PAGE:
Alejandro appears in Kate's apartment where he forces her at gunpoint to sign a waiver legitimizing the entire operation as legal. He tells her she reminds him of his daughter, and that she should move to a small town where the rule of law still exists. He explains that she isn’t a wolf and the cities have become the land of wolves. As he leaves she aims her pistol at him, but can’t bring herself to pull the trigger.

In Ciudad Juarez, Silvio's widow watches her son's soccer game. The game is briefly interrupted by the sound of gunfire.

CastEdit

Themes and analysisEdit

According to director Denis Villeneuve, the film was conceived at the height of the violence in Juárez in 2010.[4] According to Sebastian Rotella, Sicario examined many aspects of the U.S. War on Drugs against, most generally, drug cartels in Mexico, Central, and South America.[11] Taking a perspective as an American,[clarification needed] he notes that the illegal drug trafficking situation in Mexico has remained largely stagnant in the two decades prior to the film's release, and that the film asserts that the American War on Drugs is "turning us into the very monsters we are trying to defeat."[11] Rotella asserts that progress has been made in Mexico, and expresses qualms over the depiction of the movie's "black ops campaign," relative to his experience that most U.S. operations resulted in the arrest and prosecution of drug lords.[11]

ProductionEdit

In December 2013, it was announced that Denis Villeneuve would direct a Mexican border drama, Sicario[citation needed] (the Spanish word for 'hitman'), from a screenplay by Taylor Sheridan.[12] Black Label Media financed and co-produced with Thunder Road Pictures.[13] Basil Iwanyk produced the film along with Molly Smith, Trent Luckinbill, and Thad Luckinbill.[13]

Emily Blunt became involved with the film in April 2014,[14][6] shortly followed by Benicio del Toro.[6] Jon Bernthal and Josh Brolin joined the film in May, and cinematographer Roger Deakins was also hired.[15][7][16] Daniel Kaluuya, Maximiliano Hernández, and Jeffrey Donovan were then cast,[8][10][9] and Jóhann Jóhannsson was hired to compose the music for the film in August 2014.[17]

Principal photography began on June 30, 2014, in Albuquerque, New Mexico.[18][19]

ReleaseEdit

In May 2014, Lionsgate acquired the U.S. rights to the film, while Lionsgate International will handle the foreign sales.[20] On February 23, 2015, Lionsgate set the film for a limited release in the United States on September 18, 2015, and a wide release on October 2, 2015.[21] The film had its world premiere at the 2015 Cannes Film Festival on May 19, 2015.[22][23] It was then selected to be shown in the Special Presentations section of the 2015 Toronto International Film Festival on September 11, 2015.[24][25]

ReceptionEdit

Box officeEdit

Sicario grossed $46.9 million in the United States & Canada and $38 million in other territories for a worldwide total of $84.9 million, against a budget of $30 million, making it a financial success.[3]

On its first day, the film grossed $4.3 million, coming in third behind The Martian and Hotel Transylvania 2. In its opening weekend, it grossed $12.1 million, exceeding expectations, finishing behind The Martian and Hotel Transylvania 2.[26]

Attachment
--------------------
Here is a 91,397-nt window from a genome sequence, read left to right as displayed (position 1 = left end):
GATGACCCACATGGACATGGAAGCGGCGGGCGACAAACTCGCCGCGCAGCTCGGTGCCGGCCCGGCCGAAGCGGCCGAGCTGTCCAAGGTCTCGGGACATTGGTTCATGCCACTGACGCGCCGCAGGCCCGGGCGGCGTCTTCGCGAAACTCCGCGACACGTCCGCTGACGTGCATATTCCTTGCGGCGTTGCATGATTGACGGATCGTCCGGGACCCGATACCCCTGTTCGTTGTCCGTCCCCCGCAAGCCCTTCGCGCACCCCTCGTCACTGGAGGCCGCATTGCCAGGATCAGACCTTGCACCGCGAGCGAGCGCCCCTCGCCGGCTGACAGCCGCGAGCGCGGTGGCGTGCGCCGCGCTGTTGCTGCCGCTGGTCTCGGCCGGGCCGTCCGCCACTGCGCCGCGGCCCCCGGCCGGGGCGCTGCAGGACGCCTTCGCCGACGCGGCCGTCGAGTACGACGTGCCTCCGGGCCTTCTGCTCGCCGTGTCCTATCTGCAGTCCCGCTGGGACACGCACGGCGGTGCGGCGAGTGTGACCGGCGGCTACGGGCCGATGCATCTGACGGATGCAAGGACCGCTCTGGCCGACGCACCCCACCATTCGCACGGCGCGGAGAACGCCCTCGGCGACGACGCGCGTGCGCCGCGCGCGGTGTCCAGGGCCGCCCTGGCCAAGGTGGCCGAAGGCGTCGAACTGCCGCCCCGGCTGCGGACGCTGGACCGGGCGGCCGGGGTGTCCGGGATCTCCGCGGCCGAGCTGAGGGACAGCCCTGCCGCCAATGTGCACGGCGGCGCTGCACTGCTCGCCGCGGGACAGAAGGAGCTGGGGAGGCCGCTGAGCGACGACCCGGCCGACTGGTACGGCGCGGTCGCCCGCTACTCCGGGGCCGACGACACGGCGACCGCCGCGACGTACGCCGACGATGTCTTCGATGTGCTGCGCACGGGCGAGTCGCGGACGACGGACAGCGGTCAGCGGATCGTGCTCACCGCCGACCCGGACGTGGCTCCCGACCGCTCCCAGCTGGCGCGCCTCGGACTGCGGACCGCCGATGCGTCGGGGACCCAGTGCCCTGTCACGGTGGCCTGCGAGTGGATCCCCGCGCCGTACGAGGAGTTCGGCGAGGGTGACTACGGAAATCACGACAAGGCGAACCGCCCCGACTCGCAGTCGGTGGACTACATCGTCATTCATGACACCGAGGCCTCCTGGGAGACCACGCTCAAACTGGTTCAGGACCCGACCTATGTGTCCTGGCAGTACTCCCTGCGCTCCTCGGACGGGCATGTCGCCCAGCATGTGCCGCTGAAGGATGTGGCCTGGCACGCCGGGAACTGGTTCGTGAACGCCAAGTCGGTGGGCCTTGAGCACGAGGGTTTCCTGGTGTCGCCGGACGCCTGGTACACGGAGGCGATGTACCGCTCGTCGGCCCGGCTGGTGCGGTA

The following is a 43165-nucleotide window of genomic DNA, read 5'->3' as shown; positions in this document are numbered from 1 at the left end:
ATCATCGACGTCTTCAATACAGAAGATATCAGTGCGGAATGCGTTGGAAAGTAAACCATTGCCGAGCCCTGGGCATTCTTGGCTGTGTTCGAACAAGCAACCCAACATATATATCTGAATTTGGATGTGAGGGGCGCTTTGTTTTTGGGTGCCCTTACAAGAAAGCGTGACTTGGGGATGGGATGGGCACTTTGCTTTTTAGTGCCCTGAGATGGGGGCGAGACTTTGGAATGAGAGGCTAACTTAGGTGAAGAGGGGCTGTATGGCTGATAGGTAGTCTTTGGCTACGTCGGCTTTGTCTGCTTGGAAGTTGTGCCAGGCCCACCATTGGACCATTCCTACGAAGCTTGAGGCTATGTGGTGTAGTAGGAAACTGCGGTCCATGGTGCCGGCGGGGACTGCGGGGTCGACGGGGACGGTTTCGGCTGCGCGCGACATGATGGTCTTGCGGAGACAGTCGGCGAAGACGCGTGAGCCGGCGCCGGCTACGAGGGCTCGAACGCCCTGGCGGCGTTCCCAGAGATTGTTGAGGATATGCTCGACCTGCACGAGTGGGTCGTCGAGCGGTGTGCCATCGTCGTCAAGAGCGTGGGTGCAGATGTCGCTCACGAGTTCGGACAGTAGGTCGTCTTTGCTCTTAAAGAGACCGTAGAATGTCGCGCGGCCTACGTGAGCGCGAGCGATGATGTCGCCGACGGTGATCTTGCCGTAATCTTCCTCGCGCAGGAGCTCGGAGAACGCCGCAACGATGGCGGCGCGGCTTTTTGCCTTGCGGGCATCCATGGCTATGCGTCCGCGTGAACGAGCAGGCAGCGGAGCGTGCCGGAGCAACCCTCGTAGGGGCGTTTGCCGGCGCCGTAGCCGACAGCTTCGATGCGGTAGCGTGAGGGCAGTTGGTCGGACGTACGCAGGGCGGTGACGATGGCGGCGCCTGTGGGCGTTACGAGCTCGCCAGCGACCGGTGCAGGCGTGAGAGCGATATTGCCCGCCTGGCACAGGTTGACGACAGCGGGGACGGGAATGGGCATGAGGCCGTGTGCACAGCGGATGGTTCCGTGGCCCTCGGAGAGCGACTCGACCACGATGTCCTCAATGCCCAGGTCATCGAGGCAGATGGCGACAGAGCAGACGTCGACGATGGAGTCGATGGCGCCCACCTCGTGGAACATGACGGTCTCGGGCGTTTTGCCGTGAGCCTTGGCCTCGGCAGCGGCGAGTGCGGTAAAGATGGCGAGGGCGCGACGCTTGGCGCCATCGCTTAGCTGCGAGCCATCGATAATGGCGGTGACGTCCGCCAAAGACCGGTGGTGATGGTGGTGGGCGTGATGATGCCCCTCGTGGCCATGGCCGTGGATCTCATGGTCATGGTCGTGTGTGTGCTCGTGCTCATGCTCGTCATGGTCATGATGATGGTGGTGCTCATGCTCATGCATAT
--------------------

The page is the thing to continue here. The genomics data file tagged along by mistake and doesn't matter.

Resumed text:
Critical responseEdit

On the review aggregation website, Rotten Tomatoes, the film has an approval rating of 94%, based on 234 reviews, with an average rating of 8/10. The site's critical consensus reads, "Led by outstanding work from Emily Blunt and Benicio del Toro, Sicario is a taut, tightly wound thriller with much more on its mind than attention-getting set pieces."[27] On Metacritic, the film has a weighted average score of 82 out of 100, based on 48 reviews, indicating "universal acclaim".[28] On CinemaScore, audiences gave the film an average grade of "A−" on an A+ to F scale.[26]

Richard Roeper gave the film an A, calling it one of the year's best, and applauded del Toro's performance, saying, "...then there's del Toro, who lurks about the fringes of the action for most of the story, and then springs into action in a handful of scenes in a variety of ways that will leave you shaken—and grateful to have seen such beautifully dark work."[29] Likewise, Dan Jolin from Empire gave the film 5 stars, calling it "a beautifully murky, hard-edged thriller. Quite simply, one of the best films of the year."[30]

Peter Bradshaw of The Guardian praised the acting of Emily Blunt, Benicio del Toro, and Josh Brolin. He stated that although her character Kate Macer was implausible, Emily Blunt "brazens out any possible absurdity with great acting focus and front".[31] Chris Ryan of Grantland compared Sicario to the film Apocalypse Now directed by Francis Ford Coppola, noting an analogy between the former's themes with respect to the Mexican Drug War and the latter's with respect to the Vietnam War. He also stated that the characters Alejandro Gillick and Matt Graver in Sicario resemble those of Colonel Kurtz and William Kilgore, respectively in Apocalypse Now.[32]

ControversyEdit

Before the film's release, Juarez mayor Enrique Serrano Escobar urged citizens to boycott it,[4] believing the film presented a false and negative image of the city. He said the violence depicted in the film was accurate through about 2010, and that the city had made progress in restoring peace.[5]

AccoladesEdit

Among other accolades, the film received three Academy Award nominations—for Best Cinematography, Best Original Score, and Best Sound Editing.[33]

SequelEdit